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THE HAGUE 23 Jan 2012 Fight against drugs turns 100

China, France, Germany, Italy, Japan, the Netherlands, Persia, Portugal, Russia, Siam, the United Kingdom and its territories began the global figh

January 23, 2012 - NULL

THE HAGUE 23 Jan 2012 Fight against drugs turns 100

China, France, Germany, Italy, Japan, the Netherlands, Persia, Portugal, Russia, Siam, the United Kingdom and its territories began the global fight against drugs on 23 Jan 1912 with the signing of the International Opium Convention. Related conventions have sought to control marijuana, hashish and certain synthetic drugs. A century on, the headlines point to a thriving drug trade, begging the question of whether the treaties are worth the paper they are printed on.

The centenary invites other questions. They include whether the war on drugs has driven up the price

THE HAGUE 23 Jan 2012 Fight against drugs turns 100

China, France, Germany, Italy, Japan, the Netherlands, Persia, Portugal, Russia, Siam, the United Kingdom and its territories began the global fight against drugs on 23 Jan 1912 with the signing of the International Opium Convention. Related conventions have sought to control marijuana, hashish and certain synthetic drugs. A century on, the headlines point to a thriving drug trade, begging the question of whether the treaties are worth the paper they are printed on.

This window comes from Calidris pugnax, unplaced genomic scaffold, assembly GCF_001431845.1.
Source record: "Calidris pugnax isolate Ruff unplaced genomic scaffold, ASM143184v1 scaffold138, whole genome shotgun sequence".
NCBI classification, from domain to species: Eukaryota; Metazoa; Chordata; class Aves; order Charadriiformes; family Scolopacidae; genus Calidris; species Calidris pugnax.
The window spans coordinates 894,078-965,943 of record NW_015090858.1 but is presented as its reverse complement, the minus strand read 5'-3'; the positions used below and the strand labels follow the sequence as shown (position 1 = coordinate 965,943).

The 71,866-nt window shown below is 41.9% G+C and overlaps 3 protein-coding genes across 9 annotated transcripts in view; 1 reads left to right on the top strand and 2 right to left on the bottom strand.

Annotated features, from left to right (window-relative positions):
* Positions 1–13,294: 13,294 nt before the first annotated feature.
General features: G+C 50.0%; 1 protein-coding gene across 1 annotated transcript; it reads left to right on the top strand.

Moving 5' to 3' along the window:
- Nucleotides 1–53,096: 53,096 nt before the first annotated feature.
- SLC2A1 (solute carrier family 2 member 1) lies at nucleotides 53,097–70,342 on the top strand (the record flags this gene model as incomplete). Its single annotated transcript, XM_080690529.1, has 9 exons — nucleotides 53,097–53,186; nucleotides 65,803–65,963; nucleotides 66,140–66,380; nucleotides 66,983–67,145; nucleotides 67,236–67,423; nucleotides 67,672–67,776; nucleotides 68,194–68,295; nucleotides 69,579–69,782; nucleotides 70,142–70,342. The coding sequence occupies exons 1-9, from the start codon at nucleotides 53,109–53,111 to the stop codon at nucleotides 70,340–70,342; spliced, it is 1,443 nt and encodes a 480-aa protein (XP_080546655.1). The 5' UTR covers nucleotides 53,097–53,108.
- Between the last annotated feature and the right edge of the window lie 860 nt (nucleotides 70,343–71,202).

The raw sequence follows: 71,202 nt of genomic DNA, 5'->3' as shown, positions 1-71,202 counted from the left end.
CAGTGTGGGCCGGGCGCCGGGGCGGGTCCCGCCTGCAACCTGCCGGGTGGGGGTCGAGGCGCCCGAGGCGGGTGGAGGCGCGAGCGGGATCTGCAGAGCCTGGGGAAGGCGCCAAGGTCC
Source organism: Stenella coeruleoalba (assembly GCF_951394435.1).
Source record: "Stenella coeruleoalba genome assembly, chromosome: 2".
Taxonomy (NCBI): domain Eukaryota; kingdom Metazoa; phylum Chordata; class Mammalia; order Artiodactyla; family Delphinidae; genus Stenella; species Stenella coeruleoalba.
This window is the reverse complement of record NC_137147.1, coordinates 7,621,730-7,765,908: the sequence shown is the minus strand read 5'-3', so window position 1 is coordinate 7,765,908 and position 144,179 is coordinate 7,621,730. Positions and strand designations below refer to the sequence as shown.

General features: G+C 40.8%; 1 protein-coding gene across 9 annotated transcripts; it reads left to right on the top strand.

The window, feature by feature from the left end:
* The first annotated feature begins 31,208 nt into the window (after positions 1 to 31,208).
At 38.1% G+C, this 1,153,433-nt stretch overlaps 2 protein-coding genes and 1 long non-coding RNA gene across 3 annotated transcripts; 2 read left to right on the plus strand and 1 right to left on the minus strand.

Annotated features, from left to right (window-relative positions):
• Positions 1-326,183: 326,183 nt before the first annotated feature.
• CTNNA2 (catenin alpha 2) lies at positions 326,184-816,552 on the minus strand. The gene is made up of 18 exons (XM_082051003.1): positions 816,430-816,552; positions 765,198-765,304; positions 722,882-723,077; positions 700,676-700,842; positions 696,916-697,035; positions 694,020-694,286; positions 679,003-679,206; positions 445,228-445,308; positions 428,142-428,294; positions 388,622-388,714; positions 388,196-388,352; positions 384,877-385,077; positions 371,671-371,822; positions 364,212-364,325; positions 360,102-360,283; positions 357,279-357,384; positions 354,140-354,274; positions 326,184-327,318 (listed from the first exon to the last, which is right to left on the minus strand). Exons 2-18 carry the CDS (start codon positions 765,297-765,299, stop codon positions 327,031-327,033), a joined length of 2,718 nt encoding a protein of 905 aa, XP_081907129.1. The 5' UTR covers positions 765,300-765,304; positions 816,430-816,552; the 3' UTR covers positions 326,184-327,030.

The centenary invites other questions. They include whether the war on drugs has driven up the price of illicit drugs, enhancing the drug trade because of the greater profits to be made; whether the drug trade can be wiped out without first addressing the demand for drugs in the West; and whether the war against drugs is winnable by any means.

There are many drug treaties. Six more international conventions and agreements were concluded between 1912 and 1936, according to the United Nations chronology of efforts to control the drug trade. Under a Protocol on Narcotic Drugs of Dec 1946 the functions of the League of Nations and of the Office International d'Hygiène Publique were transferred to the United Nations and to the World Health Organization. International trade in marijuana and hashish was first placed under controls during the International Opium Convention of 1925. In 1948 a protocol extended the control system to synthetic and natural drugs outside the scope of the earlier conventions. In 1953 a further protocol was adopted to limit and regulate the cultivation of the poppy plant and the production of, or international and wholesale trade in, and use of opium. Before the protocol became operative in 1963 the international control organs found a need for codifying and strengthening the existing treaties, and a Single Convention on Narcotic Drugs was drawn up in New York in 1961. This Convention drew into one comprehensive control regime all the earlier agreements, limited the use of coca leaves and cannabis to medical and scientific needs, and paved the way for the International Narcotics Control Board, which began duty in 1968. The Convention on Psychotropic Substances of 1971 and the United Nations Convention Against Illicit Traffic in Narcotic Drugs and Psychotropic Substances of 1988 followed. The encyclopedia notes that while a major function of the 1961 and 1971 treaties was to codify drug-control measures on an international level, all three served to prevent drug trafficking and drug abuse.